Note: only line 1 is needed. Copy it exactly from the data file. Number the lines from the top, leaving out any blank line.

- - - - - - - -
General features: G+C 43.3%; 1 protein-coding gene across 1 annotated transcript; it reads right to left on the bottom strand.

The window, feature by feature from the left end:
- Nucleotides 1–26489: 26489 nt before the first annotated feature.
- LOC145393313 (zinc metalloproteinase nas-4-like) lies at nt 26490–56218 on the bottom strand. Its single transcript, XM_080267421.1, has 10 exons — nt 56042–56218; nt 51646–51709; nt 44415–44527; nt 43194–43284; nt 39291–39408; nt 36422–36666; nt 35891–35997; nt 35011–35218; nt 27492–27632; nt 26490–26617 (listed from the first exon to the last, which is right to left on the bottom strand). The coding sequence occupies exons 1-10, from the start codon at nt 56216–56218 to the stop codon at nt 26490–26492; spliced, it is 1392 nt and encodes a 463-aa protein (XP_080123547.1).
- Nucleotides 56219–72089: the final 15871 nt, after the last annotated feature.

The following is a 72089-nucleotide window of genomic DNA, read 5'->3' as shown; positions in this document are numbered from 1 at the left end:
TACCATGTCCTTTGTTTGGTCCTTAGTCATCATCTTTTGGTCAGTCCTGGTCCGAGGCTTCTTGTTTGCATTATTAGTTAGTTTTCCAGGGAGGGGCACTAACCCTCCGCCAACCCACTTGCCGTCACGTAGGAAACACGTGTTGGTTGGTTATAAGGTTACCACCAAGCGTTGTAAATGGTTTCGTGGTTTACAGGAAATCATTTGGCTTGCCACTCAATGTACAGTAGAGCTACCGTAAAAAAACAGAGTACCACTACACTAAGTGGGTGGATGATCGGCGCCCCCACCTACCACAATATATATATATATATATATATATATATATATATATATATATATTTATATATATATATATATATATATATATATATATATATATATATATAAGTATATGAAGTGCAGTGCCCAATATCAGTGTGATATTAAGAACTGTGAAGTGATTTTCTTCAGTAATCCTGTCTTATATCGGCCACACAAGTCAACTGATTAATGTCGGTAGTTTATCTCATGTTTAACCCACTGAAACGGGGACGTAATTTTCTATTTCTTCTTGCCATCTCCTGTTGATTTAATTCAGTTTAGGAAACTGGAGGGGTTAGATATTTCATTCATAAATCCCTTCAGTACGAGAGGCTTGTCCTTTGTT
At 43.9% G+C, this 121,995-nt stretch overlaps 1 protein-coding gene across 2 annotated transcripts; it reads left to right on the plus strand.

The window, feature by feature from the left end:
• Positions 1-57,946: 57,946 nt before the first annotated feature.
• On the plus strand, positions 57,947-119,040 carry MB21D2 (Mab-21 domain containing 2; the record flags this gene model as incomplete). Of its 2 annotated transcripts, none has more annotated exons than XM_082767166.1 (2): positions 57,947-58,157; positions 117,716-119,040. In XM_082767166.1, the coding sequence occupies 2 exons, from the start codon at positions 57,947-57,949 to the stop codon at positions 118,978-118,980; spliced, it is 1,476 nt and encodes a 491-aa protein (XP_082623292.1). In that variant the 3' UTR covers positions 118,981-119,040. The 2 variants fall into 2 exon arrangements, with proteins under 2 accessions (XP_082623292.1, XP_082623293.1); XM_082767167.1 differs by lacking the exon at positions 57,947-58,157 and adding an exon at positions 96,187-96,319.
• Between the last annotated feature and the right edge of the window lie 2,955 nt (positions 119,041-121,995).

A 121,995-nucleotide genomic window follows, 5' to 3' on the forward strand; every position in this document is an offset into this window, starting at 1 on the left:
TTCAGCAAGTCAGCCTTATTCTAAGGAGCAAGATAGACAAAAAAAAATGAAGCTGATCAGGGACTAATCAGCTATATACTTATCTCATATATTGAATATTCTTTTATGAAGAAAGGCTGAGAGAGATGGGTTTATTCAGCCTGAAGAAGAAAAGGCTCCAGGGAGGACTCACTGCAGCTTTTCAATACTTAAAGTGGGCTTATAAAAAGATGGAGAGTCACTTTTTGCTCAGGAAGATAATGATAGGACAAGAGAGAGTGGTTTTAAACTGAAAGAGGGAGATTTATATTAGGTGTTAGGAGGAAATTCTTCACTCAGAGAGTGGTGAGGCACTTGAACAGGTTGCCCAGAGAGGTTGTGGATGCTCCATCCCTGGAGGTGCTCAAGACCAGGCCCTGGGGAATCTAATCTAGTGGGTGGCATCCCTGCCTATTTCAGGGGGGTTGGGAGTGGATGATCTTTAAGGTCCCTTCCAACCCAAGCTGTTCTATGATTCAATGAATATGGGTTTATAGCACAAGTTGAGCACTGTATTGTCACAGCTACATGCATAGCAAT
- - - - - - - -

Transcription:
General features: G+C 43.3%; 1 protein-coding gene across 1 annotated transcript; it reads right to left on the bottom strand.